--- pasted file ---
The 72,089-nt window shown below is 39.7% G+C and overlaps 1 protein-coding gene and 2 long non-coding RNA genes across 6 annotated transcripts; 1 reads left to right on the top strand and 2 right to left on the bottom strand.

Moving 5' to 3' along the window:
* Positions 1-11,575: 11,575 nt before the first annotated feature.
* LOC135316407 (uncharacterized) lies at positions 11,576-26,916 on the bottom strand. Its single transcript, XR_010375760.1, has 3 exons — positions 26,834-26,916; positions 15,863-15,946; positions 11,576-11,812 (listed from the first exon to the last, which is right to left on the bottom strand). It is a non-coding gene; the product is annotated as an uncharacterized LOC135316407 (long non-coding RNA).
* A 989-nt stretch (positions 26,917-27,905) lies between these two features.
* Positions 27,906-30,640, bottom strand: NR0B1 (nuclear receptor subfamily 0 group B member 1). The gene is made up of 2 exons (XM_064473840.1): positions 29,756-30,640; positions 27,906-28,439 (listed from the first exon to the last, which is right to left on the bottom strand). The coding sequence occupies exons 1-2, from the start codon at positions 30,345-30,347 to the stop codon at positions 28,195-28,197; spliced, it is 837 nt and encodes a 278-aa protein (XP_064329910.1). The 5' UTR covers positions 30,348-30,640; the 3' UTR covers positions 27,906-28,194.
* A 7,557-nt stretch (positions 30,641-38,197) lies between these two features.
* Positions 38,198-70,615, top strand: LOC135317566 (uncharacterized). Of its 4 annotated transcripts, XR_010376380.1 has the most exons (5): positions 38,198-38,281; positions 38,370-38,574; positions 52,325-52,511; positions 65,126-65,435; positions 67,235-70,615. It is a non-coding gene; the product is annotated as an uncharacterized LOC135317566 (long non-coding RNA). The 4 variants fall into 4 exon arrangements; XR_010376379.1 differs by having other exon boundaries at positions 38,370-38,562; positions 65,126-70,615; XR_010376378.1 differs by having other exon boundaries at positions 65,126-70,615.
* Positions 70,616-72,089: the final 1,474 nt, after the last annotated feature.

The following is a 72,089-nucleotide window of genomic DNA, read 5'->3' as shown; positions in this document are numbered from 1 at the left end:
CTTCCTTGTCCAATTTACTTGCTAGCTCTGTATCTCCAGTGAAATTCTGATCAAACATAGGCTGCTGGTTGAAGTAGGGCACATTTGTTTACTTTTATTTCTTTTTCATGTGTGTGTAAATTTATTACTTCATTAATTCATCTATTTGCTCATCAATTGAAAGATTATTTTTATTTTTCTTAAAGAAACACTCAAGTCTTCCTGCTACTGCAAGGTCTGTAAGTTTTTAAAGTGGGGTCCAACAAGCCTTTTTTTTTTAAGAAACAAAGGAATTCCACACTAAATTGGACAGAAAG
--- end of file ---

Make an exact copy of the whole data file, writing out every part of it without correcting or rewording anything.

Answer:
The 72,089-nt window shown below is 39.7% G+C and overlaps 1 protein-coding gene and 2 long non-coding RNA genes across 6 annotated transcripts; 1 reads left to right on the top strand and 2 right to left on the bottom strand.

Moving 5' to 3' along the window:
* Positions 1-11,575: 11,575 nt before the first annotated feature.
* LOC135316407 (uncharacterized) lies at positions 11,576-26,916 on the bottom strand. Its single transcript, XR_010375760.1, has 3 exons — positions 26,834-26,916; positions 15,863-15,946; positions 11,576-11,812 (listed from the first exon to the last, which is right to left on the bottom strand). It is a non-coding gene; the product is annotated as an uncharacterized LOC135316407 (long non-coding RNA).
* A 989-nt stretch (positions 26,917-27,905) lies between these two features.
* Positions 27,906-30,640, bottom strand: NR0B1 (nuclear receptor subfamily 0 group B member 1). The gene is made up of 2 exons (XM_064473840.1): positions 29,756-30,640; positions 27,906-28,439 (listed from the first exon to the last, which is right to left on the bottom strand). The coding sequence occupies exons 1-2, from the start codon at positions 30,345-30,347 to the stop codon at positions 28,195-28,197; spliced, it is 837 nt and encodes a 278-aa protein (XP_064329910.1). The 5' UTR covers positions 30,348-30,640; the 3' UTR covers positions 27,906-28,194.
* A 7,557-nt stretch (positions 30,641-38,197) lies between these two features.
* Positions 38,198-70,615, top strand: LOC135317566 (uncharacterized). Of its 4 annotated transcripts, XR_010376380.1 has the most exons (5): positions 38,198-38,281; positions 38,370-38,574; positions 52,325-52,511; positions 65,126-65,435; positions 67,235-70,615. It is a non-coding gene; the product is annotated as an uncharacterized LOC135317566 (long non-coding RNA). The 4 variants fall into 4 exon arrangements; XR_010376379.1 differs by having other exon boundaries at positions 38,370-38,562; positions 65,126-70,615; XR_010376378.1 differs by having other exon boundaries at positions 65,126-70,615.
* Positions 70,616-72,089: the final 1,474 nt, after the last annotated feature.

The following is a 72,089-nucleotide window of genomic DNA, read 5'->3' as shown; positions in this document are numbered from 1 at the left end:
CTTCCTTGTCCAATTTACTTGCTAGCTCTGTATCTCCAGTGAAATTCTGATCAAACATAGGCTGCTGGTTGAAGTAGGGCACATTTGTTTACTTTTATTTCTTTTTCATGTGTGTGTAAATTTATTACTTCATTAATTCATCTATTTGCTCATCAATTGAAAGATTATTTTTATTTTTCTTAAAGAAACACTCAAGTCTTCCTGCTACTGCAAGGTCTGTAAGTTTTTAAAGTGGGGTCCAACAAGCCTTTTTTTTTTAAGAAACAAAGGAATTCCACACTAAATTGGACAGAAAG